Many drivers have minor incidents that affect their bumpers. Whether your car scraped against another vehicle, you backed lightly into something or you drove too closely to sharp branches, bumper scuffs can be unsightly. These scrapes typically can be easily repaired. Rather than replace the bumper, which can be expensive, you can follow some simple techniques to do the repair yourself.
- Skill level:
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Things you need
- Soap and water
- Rubbing alcohol
- Acetone or lacquer thinner
- Car wax
- 400-grit sandpaper
- Touch-up paint
- Paper grocery bags
- Masking tape
- Spray-on primer
- Clear-coat paint
Wash the scratched area thoroughly with the soap and water to remove any grease or oil. Dry the area.
Check to see how deep the scratch is. Apply the rubbing alcohol in a circular motion to remove light scratches from rubber or plastic bumpers.
Use the acetone or lacquer thinner in a circular motion for more stubborn scratches.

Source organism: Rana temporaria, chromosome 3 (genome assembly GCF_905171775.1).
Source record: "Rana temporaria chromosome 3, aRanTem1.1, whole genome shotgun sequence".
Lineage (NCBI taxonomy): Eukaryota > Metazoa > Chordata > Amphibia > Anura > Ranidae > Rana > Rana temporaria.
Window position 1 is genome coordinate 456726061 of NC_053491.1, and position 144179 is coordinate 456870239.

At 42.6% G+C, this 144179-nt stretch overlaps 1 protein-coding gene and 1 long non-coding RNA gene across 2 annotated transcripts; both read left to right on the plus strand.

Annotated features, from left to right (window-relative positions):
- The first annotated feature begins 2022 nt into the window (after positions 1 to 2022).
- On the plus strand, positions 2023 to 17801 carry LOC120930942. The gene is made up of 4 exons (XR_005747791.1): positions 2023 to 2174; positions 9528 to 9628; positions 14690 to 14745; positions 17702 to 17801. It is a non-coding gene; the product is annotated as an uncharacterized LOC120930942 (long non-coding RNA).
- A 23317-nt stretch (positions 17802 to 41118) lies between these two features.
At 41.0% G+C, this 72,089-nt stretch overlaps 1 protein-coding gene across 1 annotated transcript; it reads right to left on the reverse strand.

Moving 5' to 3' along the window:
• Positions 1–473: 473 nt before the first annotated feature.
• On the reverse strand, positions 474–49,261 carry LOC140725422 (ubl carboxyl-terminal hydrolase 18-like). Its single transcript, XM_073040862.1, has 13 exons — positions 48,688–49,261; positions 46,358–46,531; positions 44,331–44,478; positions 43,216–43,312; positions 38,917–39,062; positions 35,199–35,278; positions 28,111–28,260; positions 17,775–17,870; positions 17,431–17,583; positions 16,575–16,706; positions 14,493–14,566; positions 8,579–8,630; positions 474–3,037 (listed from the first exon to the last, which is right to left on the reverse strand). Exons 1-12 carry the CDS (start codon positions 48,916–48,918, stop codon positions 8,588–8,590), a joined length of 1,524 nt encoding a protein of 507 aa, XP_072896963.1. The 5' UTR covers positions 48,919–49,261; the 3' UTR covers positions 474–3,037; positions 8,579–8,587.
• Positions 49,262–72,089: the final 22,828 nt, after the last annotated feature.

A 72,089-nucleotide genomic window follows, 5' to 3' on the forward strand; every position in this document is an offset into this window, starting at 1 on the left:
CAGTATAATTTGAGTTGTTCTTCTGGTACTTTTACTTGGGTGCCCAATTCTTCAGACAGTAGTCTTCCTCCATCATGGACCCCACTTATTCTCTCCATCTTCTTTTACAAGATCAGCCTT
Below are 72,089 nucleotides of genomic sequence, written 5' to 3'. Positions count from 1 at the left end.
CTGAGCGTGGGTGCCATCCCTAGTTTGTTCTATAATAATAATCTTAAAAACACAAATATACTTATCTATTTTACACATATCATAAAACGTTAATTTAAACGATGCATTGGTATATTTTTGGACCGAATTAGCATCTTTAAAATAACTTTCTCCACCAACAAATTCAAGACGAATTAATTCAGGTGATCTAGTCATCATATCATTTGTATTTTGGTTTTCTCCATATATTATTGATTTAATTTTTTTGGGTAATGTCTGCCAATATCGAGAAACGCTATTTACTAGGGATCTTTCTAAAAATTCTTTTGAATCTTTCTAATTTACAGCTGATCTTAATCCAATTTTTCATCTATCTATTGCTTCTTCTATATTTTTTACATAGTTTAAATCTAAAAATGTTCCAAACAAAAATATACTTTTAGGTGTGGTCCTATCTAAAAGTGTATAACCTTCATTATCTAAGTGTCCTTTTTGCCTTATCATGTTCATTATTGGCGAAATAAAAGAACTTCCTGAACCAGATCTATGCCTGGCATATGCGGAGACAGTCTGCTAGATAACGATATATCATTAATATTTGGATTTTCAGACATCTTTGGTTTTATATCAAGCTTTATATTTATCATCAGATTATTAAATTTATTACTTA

Apply car wax to seal the surface.
Wash the scratched area thoroughly with the soap and water to remove grease or oil. Dry the area.
Sand the scratched area with the 400-grit sandpaper in all directions, up and down as well as side to side.
Rub your hand over sanded area to make sure the surface is smooth. Wash the area with soap and water a second time.
Leave the scratched area exposed, and use the paper grocery bags and the masking tape to frame your work area. Apply several coats of primer, using the sandpaper to remove any drips.
Paint the masked-off area with several coats of touch-up paint to match the rest of the car's paint. Apply a final coat of paint and allow it to dry for at least half an hour.
Remove the paper and tape and apply the clear-coat paint. Wax the area after the clear coat is dry.
Tips and warnings
- Many modern vehicles have strong clear coats on the bumper, and if the scratch is in the clear coat, it can be easily sanded out.
- To avoid sanding down the paint too much, apply a material with different colour than the car paint, such as shoe polish, into the scratch. This will help you estimate how deep you actually need to sand, as the second substance will disappear as you sand the area.
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